Following their success at a revolutionary MRF in Cyprus where recyclables were first sorted commercially from black bag waste, TITECH has continued to make strides in mixed waste sensor based sorting technology. Projects have followed in Eastern Europe, the USA, Spain and the UK, in an area that has become the fastest growing sector of the company.
As Jonathan Clarke, UK Managing Director, says: “The TITECH business developed by targeting source segregated waste, so it is fantastic to see that our greatest growth area is now mixed waste. The MRF in Cyprus represented a major step forward for the global recycling industry, and has made Cyprus one of the first countries ever to recover and recycle residual waste on a commercial scale. This example is now being followed across the world with the help of TITECH technology.”
A prime example of how TITECH sensor based sorting technology has been used can be seen at Ecoparc 4 and Vallés Occidental, Spain, which are two of the latest additions to Barcelona’s network of waste treatment facilities.
Ecoparc 4, in the Barcelona municipality of Els Hostelats de Pierola, has a capacity of 300,000 t/year and targets PET, HDPE, mixed plastics, Tetrapak, aluminium, ferrous metal and paper from the mixed waste stream. 10 TITECH Autosort systems are installed in total. Four of these are employed on the 2D fraction, specifically targeting paper. The 3D fraction also passes through four systems to separate plastics and non-plastics, with two further systems separating PET and HDPE.
Vallés Occidental, in the municipality of Vacarisses, can process up to 245,000 t/year and uses 6 TITECH Autosort units to recover PET, clean and coloured HDPE, Tetrapak and mixed plastics.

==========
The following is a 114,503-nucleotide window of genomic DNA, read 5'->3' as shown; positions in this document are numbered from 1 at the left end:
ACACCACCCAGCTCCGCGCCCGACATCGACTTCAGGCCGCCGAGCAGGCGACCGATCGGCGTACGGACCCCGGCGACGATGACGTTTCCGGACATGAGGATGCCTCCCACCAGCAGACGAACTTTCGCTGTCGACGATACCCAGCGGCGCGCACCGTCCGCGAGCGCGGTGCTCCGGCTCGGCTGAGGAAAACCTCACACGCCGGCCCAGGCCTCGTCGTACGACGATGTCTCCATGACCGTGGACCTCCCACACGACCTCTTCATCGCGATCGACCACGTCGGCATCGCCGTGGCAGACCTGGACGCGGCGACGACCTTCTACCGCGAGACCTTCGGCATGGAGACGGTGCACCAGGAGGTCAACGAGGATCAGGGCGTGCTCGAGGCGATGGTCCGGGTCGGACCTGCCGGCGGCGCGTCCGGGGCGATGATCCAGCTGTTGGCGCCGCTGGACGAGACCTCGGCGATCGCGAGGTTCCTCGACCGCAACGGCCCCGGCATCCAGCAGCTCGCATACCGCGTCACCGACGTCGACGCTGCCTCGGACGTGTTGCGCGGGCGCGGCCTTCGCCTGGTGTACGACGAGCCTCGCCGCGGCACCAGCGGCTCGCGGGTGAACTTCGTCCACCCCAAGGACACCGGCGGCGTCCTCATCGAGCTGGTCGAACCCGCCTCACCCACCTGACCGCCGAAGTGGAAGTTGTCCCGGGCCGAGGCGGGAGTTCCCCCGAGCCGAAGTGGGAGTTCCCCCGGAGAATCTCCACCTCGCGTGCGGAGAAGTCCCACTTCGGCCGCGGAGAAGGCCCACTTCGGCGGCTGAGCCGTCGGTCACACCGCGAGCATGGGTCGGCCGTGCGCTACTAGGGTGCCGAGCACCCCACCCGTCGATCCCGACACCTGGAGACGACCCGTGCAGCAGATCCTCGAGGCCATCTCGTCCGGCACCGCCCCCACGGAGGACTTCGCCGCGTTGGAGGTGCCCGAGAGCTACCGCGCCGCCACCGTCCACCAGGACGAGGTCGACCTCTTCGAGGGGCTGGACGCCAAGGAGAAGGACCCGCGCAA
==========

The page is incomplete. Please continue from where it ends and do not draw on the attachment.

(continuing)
These new developments have allowed the area to make significant changes to the way in which MSW is treated: for example, the new Vallés Occidental facility will enable the closure and recovery of the nearby Coll Cardus controlled landfill site. The new facility is therefore making a major contribution to the goal of zero waste to landfill.
The Ecoparc 4 facility has been designed to accommodate variations in the composition of municipal waste, due to the progressive implementation of separate collection of the organic fraction. One quarter of its capacity can be targeted at the treatment of organic waste.
Ecoparc 4 and Vallés Occidental are based on the same waste treatment principles. Material entering the two facilities first undergoes a pretreatment stage, whereby it is mechanically sorted and any oversize objects such as cardboard, metal and plastic films are manually removed. After passing through bag splitters, the material is then sorted by trommels into different sized fractions, allowing recyclables to be targeted and separated.
TITECH’s developments in sorting mixed MSW have been possible thanks to the lessons learned from the household waste sorting trial that the company conducted two years ago. The trial was carried out on residual municipal waste from a town in Germany with a good recycling record. The aim was to determine whether increased quantities of recyclable materials could be recovered, and whether the recovered materials were present at a high enough quality and quantity to be commercially viable. The trial proved that there is far more value to be derived from waste than previously thought possible – and that recyclable materials can be extracted from mixed municipal waste using existing techniques.
Clarke concludes: “This really does prove that sensor based sorting technology is capable of delivering real benefits for countries that have only mixed waste collections. We have had a huge take-up in this sector, proving that TITECH technology can accurately and reliably sort black bag waste as well as source separated recyclables.”